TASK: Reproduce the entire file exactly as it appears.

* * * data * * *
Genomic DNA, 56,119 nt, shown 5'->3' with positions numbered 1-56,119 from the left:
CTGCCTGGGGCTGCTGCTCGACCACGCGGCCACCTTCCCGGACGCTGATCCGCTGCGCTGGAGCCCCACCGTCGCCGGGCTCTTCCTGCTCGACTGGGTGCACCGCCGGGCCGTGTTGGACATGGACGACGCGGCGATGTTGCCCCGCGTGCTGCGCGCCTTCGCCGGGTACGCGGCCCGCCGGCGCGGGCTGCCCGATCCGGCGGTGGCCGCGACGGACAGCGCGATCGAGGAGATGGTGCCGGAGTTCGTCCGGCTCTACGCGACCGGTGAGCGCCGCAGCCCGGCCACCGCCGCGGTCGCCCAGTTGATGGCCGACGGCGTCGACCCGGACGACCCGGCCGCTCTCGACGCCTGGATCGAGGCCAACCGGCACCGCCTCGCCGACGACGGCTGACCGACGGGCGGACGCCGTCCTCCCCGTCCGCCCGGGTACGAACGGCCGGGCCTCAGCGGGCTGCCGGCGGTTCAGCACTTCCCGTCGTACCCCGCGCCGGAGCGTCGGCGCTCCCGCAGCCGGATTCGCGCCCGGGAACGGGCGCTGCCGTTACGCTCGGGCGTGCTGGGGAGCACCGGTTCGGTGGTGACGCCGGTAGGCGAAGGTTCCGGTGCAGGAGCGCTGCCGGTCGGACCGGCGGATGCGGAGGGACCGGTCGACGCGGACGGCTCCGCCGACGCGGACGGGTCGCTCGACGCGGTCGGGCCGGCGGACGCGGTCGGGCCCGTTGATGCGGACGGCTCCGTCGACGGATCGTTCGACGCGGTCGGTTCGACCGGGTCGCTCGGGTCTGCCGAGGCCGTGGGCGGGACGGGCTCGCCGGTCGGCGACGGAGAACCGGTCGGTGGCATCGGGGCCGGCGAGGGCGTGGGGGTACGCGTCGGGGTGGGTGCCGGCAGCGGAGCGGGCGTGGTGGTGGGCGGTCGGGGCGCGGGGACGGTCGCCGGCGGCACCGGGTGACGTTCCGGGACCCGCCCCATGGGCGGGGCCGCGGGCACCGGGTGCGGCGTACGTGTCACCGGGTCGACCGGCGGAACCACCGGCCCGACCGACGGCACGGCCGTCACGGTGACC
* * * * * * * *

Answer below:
Genomic DNA, 56,119 nt, shown 5'->3' with positions numbered 1-56,119 from the left:
CTGCCTGGGGCTGCTGCTCGACCACGCGGCCACCTTCCCGGACGCTGATCCGCTGCGCTGGAGCCCCACCGTCGCCGGGCTCTTCCTGCTCGACTGGGTGCACCGCCGGGCCGTGTTGGACATGGACGACGCGGCGATGTTGCCCCGCGTGCTGCGCGCCTTCGCCGGGTACGCGGCCCGCCGGCGCGGGCTGCCCGATCCGGCGGTGGCCGCGACGGACAGCGCGATCGAGGAGATGGTGCCGGAGTTCGTCCGGCTCTACGCGACCGGTGAGCGCCGCAGCCCGGCCACCGCCGCGGTCGCCCAGTTGATGGCCGACGGCGTCGACCCGGACGACCCGGCCGCTCTCGACGCCTGGATCGAGGCCAACCGGCACCGCCTCGCCGACGACGGCTGACCGACGGGCGGACGCCGTCCTCCCCGTCCGCCCGGGTACGAACGGCCGGGCCTCAGCGGGCTGCCGGCGGTTCAGCACTTCCCGTCGTACCCCGCGCCGGAGCGTCGGCGCTCCCGCAGCCGGATTCGCGCCCGGGAACGGGCGCTGCCGTTACGCTCGGGCGTGCTGGGGAGCACCGGTTCGGTGGTGACGCCGGTAGGCGAAGGTTCCGGTGCAGGAGCGCTGCCGGTCGGACCGGCGGATGCGGAGGGACCGGTCGACGCGGACGGCTCCGCCGACGCGGACGGGTCGCTCGACGCGGTCGGGCCGGCGGACGCGGTCGGGCCCGTTGATGCGGACGGCTCCGTCGACGGATCGTTCGACGCGGTCGGTTCGACCGGGTCGCTCGGGTCTGCCGAGGCCGTGGGCGGGACGGGCTCGCCGGTCGGCGACGGAGAACCGGTCGGTGGCATCGGGGCCGGCGAGGGCGTGGGGGTACGCGTCGGGGTGGGTGCCGGCAGCGGAGCGGGCGTGGTGGTGGGCGGTCGGGGCGCGGGGACGGTCGCCGGCGGCACCGGGTGACGTTCCGGGACCCGCCCCATGGGCGGGGCCGCGGGCACCGGGTGCGGCGTACGTGTCACCGGGTCGACCGGCGGAACCACCGGCCCGACCGACGGCACGGCCGTCACGGTGACC